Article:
177. The Hypophysis (pituitary Gland): Neural Primordium and Portal System

  1. The floor of the third ventricle, just behind the glandular primordium becomes depressed and produces the infundibulum, at about day 40 of gestation
    1. THE INFUNDIBULUM will give rise to the median eminence, the infundibular stem, and the pars nervosa, all of which make up the neurohypophysis
    2. THE DEPRESSION extends progressively toward the glandular primordium, and about day 45, its ventral end forms a diverticulum, which thickens. Its lumen also gradually fills. Thus, the pars nervosa or posterior lobe is formed and becomes attached to the posterior wall of Rathke's pouch
      1. The pars nervosa is attached to the diencephalon by a stalk, the infundibular stem
      2. The median eminence is the slightly prominent segment of the infundibulum of the hypothalamus, proximal to the infundibular stem, just below the third ventricl
  2. The neural lobe differentiates during month 4, and one can see specific neuroglial cells appearing, the pituicytes. These may be glandular, but this as yet has not been proven
  3. The neurohypophysis is then colonized by axons coming from the hypothalamus
    1. THESE AXONS form the hypothalamic-hypophyseal tract, the pathway for hypothalamic neurosecretions, which are rich in polypeptides and are elaborated by the hypothalamic nuclei from cells which appear to be both neural and glandular
      1. The paraventricular and supraoptic nuclei represent some of these nuclei
      2. The neurosecretory material is then conducted to the neurohypophysis by axons of these cells. This can be seen in the fetus at about month 4 of gestation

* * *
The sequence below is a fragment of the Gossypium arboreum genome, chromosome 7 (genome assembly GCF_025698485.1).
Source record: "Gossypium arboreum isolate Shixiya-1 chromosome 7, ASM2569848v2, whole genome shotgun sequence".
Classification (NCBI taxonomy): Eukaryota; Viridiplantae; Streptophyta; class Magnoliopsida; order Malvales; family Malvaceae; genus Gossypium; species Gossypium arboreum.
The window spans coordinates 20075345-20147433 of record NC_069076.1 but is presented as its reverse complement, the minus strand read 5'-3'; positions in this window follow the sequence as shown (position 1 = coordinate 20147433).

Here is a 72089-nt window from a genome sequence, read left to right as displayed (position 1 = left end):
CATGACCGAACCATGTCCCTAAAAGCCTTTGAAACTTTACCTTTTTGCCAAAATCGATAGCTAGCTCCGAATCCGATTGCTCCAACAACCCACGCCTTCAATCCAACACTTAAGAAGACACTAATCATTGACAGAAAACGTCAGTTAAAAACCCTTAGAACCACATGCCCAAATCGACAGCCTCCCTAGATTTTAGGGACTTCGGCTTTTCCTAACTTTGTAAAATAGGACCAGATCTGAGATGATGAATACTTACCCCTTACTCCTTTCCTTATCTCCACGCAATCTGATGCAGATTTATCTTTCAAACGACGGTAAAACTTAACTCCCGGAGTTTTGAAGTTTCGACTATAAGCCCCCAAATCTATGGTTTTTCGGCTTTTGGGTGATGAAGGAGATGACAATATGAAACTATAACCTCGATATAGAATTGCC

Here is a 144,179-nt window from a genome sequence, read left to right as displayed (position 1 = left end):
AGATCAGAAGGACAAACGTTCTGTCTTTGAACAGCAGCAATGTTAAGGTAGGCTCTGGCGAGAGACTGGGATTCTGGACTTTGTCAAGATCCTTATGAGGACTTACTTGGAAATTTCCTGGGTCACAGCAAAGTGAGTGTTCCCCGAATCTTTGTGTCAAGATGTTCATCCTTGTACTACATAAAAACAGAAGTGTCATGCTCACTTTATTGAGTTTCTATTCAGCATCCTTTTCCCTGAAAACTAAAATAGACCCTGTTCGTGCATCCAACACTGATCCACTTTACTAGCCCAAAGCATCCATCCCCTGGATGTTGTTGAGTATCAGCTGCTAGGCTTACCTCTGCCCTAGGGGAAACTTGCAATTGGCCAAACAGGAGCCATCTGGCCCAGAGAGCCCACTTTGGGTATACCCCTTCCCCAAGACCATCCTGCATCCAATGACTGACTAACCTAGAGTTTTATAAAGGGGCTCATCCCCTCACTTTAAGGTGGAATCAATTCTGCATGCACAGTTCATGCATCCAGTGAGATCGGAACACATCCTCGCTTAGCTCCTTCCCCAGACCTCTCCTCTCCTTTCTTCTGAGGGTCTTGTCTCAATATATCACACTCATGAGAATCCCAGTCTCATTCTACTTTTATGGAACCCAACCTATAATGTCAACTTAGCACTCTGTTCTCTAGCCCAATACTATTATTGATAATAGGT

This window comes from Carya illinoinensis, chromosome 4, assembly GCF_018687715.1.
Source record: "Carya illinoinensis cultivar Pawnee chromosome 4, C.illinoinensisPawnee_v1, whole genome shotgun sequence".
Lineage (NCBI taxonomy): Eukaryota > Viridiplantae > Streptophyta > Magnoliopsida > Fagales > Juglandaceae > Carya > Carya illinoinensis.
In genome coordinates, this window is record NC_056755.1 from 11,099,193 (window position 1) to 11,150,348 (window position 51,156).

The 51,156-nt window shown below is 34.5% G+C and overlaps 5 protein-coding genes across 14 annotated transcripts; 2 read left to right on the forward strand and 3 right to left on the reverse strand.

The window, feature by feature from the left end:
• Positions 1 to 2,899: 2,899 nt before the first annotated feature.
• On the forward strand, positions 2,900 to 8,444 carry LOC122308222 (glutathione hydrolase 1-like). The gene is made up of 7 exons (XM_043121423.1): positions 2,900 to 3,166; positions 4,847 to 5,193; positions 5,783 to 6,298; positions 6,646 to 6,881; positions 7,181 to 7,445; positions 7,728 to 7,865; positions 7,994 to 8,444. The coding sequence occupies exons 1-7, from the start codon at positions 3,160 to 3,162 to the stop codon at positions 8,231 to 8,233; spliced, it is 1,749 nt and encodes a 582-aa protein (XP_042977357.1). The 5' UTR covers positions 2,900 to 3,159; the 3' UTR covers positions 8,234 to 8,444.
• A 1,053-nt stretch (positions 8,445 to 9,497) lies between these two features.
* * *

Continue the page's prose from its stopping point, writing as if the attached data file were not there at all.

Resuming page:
4. Relationship between the neural and glandular hypophysis
    1. A PORTION OF THE NEUROSECRETION from the hypothalamus passes to the glandular hypophysis through the blood via a "portal" system. The latter involves
      1. The superior hypophyseal arteries originate from the internal carotid arteries and form a capillary bed in the proximal half of the neurohypophysis
        1. These capillaries collect the neurosecretory material
        2. Venules which follow them pass into the pars tuberalis and the anterior lobe of the gland, where they form a new capillary system which releases the neurosecretory material
        3. The above arrangement represents the portal system of the hypophysis, which constitutes the essential pathway of neuroadenohypophyseal relationships
      2. The inferior hypophyseal arteries also arise from the internal carotid arteries
        1. They irrigate the neural lobe and do not appear to be connected to the portal system
        2. The veins which follow carry away the hormones of the posterior lobe, which are modified neurosecretions, into the dural sinuses
    2. THERE ARE NO KNOWN NERVES to the anterior lobe of the pituitary gland except those following the blood vessels. The posterior lobe, however, has a direct connection, as previously mentioned, to the inferior surface of the brain, and this part of the gland is innervated by fibers from neuron cell bodies located in nuclei of the hypothalamus
      1. These neurons contain granules of neurosecretion in their cell bodies and axons, and it is thought that the hormones produced by the posterior lobe are actually produced in these neurons and stored in the posterior lobe
  5. Tumors of the neurohypophysis are very uncommon
    1. INFUNDIBULOMA: a rare tumor that appears to be of neurohypophyseal derivation and stimulates the structural pattern of the infundibulum
      1. Seen in children, it grows slowly in the floor of the third ventricle, causing pressure effects on neighboring structures
      2. The cells resemble pituicytes, and the tumor has a distinctive vascular pattern

the hypophysis (pituitary gland):  neural primordium and portal system: image #1